But beyond that, their work had a diaristic quality to it that I found tremendously appealing. There was a real sense of ‘So this is how I feel today! I don’t know how I’ll feel tomorrow. Maybe it’ll be different! What do you think?’, wherein you were actively being asked to fill in certain gaps, to input and impress your thoughts upon the work, to share what you thought of it. It was all utterly personal work, but at the same time, it all seemed so…open to being wrong? A striking sense of ‘What do you think?’ accompanying every story, of wanting to just communicate, to express, and hear back.

And perhaps my favorite manifestation of that impulse is the other recurring bit of their work. The need to connect, the need to reach out, which manifests in moments like the famous Superman Suicide Help scene. Suicide, it would seem, happened to pervade almost damn near every Grant Morrison work where it possibly could fit. From All-Star to Doom Patrol to Batman to Flex Mentallo, which is just an entire comic about not committing suicide, it’s all over the place. And each time, every time, the work would try to offer comfort.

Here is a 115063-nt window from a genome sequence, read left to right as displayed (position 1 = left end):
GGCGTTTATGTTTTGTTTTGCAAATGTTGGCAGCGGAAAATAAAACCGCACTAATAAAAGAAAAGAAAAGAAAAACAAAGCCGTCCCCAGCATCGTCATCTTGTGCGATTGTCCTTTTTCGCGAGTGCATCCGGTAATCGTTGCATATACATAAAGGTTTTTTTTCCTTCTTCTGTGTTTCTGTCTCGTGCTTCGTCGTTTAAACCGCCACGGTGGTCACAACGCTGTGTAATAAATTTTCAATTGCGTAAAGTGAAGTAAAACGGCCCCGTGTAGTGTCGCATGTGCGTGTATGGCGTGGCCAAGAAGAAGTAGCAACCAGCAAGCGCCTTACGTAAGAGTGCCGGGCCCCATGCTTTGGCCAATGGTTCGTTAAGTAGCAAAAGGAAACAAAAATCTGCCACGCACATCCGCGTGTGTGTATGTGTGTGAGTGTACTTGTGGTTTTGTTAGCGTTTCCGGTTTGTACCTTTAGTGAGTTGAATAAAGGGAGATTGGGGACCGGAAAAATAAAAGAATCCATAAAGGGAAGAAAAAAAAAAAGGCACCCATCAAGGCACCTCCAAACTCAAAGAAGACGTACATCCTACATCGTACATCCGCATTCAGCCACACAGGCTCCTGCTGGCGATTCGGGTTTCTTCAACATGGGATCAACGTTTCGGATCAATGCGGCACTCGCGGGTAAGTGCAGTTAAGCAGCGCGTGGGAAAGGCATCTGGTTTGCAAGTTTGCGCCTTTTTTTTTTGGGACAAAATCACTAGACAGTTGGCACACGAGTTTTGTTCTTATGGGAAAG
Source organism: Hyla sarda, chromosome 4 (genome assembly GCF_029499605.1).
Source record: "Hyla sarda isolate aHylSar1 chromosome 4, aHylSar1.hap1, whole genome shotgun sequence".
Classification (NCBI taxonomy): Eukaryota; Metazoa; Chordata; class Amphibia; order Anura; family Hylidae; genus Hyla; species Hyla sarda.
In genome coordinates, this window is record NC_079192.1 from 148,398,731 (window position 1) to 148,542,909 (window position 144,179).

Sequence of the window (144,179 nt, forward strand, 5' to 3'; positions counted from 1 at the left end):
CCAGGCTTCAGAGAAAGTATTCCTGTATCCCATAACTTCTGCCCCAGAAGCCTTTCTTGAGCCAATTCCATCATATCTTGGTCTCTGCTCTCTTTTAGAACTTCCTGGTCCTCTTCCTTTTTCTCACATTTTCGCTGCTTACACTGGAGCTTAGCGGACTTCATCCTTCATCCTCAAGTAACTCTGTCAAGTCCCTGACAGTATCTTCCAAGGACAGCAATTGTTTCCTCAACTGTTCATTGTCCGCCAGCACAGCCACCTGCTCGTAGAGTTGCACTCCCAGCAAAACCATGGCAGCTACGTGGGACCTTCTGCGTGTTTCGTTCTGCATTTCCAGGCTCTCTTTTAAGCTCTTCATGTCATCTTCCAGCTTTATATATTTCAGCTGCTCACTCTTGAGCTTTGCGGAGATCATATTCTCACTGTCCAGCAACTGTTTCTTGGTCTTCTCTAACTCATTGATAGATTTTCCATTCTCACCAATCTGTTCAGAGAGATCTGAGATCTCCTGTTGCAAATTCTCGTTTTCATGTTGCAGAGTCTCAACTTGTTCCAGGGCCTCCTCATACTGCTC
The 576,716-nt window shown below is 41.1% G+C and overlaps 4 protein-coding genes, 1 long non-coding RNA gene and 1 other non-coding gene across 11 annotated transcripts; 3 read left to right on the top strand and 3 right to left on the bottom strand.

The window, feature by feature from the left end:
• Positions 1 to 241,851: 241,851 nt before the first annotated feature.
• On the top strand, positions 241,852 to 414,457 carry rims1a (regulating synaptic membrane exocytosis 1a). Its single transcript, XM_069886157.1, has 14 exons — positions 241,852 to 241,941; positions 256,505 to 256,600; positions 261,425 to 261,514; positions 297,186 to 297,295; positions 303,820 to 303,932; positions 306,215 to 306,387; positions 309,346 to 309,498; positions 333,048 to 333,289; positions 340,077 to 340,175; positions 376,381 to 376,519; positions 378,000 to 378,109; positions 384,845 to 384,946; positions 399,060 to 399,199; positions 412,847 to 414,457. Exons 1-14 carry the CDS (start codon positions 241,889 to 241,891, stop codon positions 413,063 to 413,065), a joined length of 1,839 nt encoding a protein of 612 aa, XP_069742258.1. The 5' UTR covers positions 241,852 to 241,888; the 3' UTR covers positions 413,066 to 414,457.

It never felt like some calculated, cheap move, either, as it felt deeply personal and honest, feeling like it came from a sincere place. It seemed to be a massively under-discussed part of their work, but a vital one, which spoke to a key impulse that even as a teen I found tremendously appealing. As fellow critic Sean Dillon once put it to me rather eloquently: